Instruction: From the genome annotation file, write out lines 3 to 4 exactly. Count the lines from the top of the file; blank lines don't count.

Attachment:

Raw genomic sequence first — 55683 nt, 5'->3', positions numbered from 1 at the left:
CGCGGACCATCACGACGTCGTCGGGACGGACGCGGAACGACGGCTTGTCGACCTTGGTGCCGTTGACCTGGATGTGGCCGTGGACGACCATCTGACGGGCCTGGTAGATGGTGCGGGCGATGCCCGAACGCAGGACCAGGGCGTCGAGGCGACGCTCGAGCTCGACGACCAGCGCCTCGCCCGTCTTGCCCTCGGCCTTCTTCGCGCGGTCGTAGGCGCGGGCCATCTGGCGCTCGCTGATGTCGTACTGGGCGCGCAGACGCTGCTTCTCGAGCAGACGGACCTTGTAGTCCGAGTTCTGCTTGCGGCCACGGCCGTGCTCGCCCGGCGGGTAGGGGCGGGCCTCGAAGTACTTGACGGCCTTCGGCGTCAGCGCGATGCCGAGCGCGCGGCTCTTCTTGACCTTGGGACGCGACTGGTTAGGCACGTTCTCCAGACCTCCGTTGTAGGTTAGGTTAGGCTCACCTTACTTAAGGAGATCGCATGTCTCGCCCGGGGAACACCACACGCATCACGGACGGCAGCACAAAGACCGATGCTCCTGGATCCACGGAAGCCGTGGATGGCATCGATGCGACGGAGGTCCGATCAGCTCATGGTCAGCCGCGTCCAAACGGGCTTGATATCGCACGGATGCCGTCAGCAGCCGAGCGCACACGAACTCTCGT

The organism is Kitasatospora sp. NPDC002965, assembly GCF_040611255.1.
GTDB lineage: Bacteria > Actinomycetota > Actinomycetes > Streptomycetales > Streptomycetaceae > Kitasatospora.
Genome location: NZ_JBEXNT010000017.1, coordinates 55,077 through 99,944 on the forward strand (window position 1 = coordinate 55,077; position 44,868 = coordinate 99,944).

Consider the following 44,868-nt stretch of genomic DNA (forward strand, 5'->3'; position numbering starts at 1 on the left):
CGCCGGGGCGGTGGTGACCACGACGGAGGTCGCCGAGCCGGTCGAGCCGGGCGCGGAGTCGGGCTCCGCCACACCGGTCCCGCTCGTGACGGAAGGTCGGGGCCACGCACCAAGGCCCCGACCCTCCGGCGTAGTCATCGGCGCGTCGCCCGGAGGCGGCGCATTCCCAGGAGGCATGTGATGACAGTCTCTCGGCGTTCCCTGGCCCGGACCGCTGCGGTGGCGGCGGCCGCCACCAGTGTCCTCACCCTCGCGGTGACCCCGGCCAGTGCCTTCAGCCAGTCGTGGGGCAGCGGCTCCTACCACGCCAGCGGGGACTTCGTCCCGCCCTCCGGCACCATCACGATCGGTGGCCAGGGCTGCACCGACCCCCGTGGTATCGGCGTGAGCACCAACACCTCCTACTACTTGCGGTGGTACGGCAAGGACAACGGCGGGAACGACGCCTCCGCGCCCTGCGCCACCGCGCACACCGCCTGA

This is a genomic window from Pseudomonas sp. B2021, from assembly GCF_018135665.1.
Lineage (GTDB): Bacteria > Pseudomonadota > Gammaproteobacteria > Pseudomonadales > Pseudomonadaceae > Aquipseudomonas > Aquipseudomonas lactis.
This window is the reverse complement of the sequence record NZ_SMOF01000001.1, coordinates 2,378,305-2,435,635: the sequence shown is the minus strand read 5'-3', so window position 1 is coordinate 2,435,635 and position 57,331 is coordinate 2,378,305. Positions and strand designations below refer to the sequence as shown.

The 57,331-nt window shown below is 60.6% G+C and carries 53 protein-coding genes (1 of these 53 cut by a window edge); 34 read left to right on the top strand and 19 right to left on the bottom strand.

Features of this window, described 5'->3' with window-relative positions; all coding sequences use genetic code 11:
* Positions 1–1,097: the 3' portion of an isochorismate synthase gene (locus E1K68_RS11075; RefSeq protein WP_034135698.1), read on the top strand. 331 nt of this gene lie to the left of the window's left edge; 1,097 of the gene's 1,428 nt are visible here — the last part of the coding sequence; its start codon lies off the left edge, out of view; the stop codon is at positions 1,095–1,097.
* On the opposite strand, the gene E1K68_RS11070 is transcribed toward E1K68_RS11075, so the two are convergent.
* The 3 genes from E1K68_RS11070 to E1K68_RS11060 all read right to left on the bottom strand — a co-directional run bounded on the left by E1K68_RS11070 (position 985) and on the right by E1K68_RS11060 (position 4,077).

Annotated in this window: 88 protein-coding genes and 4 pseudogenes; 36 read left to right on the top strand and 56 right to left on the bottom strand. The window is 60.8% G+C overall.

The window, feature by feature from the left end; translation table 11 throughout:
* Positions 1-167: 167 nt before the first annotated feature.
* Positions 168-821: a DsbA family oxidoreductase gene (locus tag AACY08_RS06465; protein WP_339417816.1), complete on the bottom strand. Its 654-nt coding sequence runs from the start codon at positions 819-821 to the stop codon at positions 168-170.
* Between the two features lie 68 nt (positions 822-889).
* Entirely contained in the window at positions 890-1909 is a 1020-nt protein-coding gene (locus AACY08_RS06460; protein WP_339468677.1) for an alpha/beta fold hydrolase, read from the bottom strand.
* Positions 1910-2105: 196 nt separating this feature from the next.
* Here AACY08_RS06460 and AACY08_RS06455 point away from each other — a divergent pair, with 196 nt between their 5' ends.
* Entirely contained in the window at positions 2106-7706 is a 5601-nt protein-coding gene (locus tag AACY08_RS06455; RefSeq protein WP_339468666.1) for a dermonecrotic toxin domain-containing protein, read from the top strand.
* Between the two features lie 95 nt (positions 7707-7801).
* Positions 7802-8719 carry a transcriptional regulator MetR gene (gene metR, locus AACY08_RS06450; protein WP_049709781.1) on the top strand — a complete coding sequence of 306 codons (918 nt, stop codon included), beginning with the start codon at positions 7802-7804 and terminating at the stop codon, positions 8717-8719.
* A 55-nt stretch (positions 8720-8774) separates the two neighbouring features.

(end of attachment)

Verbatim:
The organism is Kitasatospora sp. NPDC002965, assembly GCF_040611255.1.
GTDB lineage: Bacteria > Actinomycetota > Actinomycetes > Streptomycetales > Streptomycetaceae > Kitasatospora.